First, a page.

2 The technology

2 The technology

Golimumab (Simponi), Merck Sharp & Dohme

Marketing authorisation

Golimumab is indicated for the treatment of 'adults with severe, active non-radiographic axial spondyloarthritis with objective signs of inflammation as indicated by elevated C‑reactive protein (CRP) and/or magnetic resonance imaging (MRI) evidence, who have had an inadequate response to, or are intolerant to nonsteroidal anti-inflammatory drugs (NSAIDs)'.

Recommended dose and schedule

Golimumab is administered by subcutaneous injection. The recommended dosage is 50 mg once a month, on the same date each month. The summary of product characteristics recommends that continued golimumab therapy should be reconsidered if there is no evidence of therapeutic benefit within 12 to 14 weeks of starting treatment (that is, after 3 to 4 doses). For patients with a body weight greater than 100 kg whose disease does not respond adequately after 3 or 4 doses (50 mg each), the summary of product characteristics states that increasing the dosage of golimumab to 100 mg once a month may be considered. If there is still no evidence of therapeutic benefit after 3 to 4 additional doses of 100 mg, continued golimumab therapy should be reconsidered.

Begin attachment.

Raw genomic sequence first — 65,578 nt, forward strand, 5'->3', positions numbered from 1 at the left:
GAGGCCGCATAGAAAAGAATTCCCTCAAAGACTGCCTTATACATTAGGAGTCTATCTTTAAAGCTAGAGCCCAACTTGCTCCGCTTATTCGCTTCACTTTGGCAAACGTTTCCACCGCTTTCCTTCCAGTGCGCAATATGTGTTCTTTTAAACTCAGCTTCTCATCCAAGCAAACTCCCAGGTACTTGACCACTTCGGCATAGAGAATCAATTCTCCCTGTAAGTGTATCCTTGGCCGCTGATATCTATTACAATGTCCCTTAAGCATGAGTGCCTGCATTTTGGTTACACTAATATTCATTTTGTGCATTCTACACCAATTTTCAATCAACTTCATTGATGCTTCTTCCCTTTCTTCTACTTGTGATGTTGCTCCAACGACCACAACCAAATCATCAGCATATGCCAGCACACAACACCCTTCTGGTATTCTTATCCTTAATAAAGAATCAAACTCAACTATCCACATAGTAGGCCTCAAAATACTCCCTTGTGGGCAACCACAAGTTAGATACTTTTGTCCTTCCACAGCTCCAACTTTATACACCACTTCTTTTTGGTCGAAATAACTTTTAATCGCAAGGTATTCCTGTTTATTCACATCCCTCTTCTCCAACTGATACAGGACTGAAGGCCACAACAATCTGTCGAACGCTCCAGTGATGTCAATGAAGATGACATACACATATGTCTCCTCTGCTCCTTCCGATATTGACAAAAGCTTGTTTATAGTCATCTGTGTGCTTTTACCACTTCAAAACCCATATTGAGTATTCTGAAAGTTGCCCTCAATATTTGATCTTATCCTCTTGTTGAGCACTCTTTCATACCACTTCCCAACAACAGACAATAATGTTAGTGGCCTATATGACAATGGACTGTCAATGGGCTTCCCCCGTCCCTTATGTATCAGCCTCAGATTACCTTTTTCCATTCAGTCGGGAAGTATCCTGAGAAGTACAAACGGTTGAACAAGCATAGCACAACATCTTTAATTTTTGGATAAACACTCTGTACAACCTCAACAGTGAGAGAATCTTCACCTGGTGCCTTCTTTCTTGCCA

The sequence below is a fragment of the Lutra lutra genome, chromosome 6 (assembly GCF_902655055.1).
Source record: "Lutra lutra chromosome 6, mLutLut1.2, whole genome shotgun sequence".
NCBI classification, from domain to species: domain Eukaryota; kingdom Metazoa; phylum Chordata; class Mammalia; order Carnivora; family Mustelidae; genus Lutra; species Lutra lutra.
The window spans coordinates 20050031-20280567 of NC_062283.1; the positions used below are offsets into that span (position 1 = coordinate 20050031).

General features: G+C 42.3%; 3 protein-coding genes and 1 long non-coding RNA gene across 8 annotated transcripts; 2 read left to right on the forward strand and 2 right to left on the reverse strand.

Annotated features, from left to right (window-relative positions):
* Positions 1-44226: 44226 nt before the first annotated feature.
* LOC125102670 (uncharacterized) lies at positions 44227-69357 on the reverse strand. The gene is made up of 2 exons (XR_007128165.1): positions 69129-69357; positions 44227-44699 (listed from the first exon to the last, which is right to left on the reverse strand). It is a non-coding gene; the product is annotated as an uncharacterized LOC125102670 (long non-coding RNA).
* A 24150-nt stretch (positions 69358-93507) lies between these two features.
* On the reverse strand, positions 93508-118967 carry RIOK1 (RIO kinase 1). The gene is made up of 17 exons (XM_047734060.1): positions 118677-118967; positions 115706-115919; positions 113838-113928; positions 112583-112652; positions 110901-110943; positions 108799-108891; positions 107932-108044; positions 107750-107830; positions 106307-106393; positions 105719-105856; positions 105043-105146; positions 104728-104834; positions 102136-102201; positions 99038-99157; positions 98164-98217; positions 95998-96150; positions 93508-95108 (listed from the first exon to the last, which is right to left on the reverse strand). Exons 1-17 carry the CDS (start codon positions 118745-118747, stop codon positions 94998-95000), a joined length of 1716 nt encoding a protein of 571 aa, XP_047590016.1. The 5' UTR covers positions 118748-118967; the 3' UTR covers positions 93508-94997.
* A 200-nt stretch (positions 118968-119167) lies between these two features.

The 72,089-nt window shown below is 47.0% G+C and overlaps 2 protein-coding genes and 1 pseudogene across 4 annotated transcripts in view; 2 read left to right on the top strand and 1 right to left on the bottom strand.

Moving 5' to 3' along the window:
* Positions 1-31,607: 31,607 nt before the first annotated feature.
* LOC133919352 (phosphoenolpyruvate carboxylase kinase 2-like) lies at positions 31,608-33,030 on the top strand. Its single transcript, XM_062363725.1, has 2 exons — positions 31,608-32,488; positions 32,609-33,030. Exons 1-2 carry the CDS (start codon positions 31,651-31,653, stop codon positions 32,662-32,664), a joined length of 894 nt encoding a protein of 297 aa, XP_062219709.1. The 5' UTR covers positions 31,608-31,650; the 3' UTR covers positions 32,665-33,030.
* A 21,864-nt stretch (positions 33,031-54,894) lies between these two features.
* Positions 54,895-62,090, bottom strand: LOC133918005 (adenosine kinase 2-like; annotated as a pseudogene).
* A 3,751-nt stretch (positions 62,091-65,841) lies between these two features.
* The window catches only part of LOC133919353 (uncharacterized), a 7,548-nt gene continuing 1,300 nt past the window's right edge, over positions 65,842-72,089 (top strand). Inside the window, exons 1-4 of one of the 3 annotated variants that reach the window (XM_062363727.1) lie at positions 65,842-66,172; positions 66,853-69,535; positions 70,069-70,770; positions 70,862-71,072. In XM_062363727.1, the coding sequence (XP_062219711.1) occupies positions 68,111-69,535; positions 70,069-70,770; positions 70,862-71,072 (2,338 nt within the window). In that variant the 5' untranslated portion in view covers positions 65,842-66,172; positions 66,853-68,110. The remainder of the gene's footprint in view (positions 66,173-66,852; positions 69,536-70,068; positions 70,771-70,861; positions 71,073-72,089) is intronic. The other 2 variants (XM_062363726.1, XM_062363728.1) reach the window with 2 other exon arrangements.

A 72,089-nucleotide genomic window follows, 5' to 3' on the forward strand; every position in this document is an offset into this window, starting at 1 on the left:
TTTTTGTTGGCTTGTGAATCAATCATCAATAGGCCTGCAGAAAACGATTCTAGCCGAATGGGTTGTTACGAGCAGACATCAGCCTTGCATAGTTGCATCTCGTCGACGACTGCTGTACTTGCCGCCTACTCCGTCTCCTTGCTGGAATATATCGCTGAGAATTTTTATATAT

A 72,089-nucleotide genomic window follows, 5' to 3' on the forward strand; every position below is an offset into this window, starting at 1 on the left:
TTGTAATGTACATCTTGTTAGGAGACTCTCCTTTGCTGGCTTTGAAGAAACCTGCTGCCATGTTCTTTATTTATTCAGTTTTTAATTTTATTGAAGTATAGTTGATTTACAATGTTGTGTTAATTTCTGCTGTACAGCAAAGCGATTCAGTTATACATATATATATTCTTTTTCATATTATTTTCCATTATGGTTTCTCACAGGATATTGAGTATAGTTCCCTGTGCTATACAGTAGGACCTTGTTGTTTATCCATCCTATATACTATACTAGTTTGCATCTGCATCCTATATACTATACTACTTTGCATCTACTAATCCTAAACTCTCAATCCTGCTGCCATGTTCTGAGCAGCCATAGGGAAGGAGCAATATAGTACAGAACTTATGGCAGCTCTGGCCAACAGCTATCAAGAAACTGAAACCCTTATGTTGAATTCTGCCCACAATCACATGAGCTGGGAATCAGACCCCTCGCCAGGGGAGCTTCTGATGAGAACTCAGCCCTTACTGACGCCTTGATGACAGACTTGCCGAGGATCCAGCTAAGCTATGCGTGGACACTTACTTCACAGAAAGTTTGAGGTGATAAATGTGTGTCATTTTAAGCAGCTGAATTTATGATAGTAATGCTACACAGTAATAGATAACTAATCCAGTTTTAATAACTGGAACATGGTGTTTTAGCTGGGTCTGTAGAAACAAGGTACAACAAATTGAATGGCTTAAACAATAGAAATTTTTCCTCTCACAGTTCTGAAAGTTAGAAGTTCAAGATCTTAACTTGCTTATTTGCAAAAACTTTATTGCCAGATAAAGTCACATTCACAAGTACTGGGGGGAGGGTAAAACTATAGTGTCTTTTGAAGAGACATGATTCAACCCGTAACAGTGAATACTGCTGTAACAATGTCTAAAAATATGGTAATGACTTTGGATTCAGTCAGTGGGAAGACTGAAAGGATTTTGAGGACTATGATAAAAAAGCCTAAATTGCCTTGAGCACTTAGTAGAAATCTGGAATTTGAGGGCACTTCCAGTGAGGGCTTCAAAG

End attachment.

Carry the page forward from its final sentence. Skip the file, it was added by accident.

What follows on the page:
Price

The list price of golimumab is £762.97 for a 50‑mg pre‑filled disposable injection and £1,525.94 for a 100‑mg pre‑filled disposable injection (excluding VAT; British national formulary [BNF] online [accessed September 2017]). Merck Sharp & Dohme has agreed a patient access scheme with the Department of Health. This will make the 100‑mg dose of golimumab available to the NHS at the same cost as the 50‑mg dose. The Department of Health considered that this patient access scheme does not constitute an excessive administrative burden on the NHS. Assuming a patient has 50 mg every month, the annual cost of treatment with golimumab is estimated at £9,156. Because of the patient access scheme, this cost would remain the same for patients with a body weight greater than 100 kg whose disease does not respond adequately to 50 mg per month and who subsequently have monthly doses of 100 mg.

  • National Institute for Health and Care Excellence (NICE)